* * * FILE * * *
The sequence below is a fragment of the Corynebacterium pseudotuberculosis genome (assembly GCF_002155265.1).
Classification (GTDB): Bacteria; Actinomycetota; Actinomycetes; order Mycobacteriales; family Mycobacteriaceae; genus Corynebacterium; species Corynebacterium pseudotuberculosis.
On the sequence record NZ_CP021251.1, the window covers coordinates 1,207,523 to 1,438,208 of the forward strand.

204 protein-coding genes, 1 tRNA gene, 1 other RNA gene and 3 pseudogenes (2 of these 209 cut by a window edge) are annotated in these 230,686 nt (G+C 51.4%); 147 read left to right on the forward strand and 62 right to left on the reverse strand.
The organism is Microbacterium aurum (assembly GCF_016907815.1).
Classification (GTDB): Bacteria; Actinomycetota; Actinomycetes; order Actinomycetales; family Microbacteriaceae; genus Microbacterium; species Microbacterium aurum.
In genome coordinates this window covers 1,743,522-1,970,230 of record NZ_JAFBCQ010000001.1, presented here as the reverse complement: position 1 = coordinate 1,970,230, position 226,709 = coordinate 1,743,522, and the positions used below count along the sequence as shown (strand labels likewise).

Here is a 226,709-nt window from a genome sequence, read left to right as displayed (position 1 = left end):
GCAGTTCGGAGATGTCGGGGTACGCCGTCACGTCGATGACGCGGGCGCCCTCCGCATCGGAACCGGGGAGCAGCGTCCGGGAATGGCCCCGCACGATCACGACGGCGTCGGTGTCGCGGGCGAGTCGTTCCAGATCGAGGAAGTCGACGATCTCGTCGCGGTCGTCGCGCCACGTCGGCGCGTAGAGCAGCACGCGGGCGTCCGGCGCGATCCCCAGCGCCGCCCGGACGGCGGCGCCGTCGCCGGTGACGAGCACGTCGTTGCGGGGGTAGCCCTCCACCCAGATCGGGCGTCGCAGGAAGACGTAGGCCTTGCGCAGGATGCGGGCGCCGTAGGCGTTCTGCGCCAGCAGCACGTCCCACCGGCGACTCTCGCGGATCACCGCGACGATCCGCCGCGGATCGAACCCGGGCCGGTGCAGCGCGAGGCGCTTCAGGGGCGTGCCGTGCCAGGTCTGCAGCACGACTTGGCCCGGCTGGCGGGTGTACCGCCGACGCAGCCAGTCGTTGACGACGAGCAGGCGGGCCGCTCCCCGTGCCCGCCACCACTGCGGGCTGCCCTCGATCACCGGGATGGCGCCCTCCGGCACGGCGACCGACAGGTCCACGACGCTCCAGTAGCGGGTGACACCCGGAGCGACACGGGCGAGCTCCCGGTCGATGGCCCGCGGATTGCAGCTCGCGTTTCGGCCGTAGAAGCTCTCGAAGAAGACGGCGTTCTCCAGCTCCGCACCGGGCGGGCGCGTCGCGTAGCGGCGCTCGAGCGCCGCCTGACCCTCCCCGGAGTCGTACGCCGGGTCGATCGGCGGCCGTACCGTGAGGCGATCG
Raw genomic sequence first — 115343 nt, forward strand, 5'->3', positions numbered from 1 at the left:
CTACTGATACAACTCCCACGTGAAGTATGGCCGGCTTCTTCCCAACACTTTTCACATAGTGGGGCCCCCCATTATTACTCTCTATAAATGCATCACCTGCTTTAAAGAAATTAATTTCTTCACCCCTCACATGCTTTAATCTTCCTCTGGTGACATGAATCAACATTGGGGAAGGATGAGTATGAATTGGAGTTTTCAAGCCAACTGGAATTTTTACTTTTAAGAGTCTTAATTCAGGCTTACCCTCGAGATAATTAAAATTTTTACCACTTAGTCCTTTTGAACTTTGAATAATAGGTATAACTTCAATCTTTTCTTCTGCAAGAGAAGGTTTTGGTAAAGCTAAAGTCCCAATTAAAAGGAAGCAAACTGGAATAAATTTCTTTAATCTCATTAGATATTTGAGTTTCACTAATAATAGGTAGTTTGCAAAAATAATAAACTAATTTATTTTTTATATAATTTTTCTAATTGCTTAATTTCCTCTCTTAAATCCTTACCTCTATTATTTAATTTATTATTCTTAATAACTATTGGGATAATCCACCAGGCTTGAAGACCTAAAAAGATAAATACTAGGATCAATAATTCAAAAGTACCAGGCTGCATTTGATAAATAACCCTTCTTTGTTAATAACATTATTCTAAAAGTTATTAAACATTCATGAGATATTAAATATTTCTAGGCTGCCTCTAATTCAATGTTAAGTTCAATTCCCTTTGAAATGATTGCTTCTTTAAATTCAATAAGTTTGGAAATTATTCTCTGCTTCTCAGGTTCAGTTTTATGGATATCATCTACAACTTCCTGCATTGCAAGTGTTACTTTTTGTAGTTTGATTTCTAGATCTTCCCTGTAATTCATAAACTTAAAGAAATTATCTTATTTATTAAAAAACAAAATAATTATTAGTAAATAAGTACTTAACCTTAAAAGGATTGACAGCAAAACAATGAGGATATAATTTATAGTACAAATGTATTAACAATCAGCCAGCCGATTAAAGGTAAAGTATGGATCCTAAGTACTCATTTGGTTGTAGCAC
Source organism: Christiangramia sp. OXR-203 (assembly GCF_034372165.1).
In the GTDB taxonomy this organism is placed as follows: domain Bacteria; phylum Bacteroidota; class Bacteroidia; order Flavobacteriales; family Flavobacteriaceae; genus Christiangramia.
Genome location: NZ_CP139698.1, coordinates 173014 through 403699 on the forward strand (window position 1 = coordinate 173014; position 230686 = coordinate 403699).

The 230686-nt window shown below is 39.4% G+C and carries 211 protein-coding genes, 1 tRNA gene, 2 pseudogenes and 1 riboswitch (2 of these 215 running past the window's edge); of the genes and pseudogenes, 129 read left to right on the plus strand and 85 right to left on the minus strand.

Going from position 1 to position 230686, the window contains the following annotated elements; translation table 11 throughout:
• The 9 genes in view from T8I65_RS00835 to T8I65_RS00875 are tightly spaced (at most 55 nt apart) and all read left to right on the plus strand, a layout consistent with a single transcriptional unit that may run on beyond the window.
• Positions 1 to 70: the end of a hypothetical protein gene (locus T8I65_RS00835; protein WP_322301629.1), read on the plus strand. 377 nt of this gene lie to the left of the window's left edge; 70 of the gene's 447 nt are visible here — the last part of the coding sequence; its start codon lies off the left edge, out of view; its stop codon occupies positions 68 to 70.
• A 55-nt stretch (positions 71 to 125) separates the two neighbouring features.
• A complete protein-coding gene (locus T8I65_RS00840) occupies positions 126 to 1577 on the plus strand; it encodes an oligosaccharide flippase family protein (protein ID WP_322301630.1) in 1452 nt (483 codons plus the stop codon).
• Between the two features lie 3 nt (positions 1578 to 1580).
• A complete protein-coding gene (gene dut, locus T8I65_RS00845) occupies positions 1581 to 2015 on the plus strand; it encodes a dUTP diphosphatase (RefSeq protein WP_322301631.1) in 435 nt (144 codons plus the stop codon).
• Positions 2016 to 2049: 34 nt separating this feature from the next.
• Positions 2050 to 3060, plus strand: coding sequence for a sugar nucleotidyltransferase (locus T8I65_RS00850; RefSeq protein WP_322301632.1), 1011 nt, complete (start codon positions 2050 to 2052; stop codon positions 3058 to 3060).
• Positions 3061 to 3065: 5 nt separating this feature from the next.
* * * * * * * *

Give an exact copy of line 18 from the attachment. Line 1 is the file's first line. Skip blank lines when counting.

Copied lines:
• Positions 1 to 70: the end of a hypothetical protein gene (locus T8I65_RS00835; protein WP_322301629.1), read on the plus strand. 377 nt of this gene lie to the left of the window's left edge; 70 of the gene's 447 nt are visible here — the last part of the coding sequence; its start codon lies off the left edge, out of view; its stop codon occupies positions 68 to 70.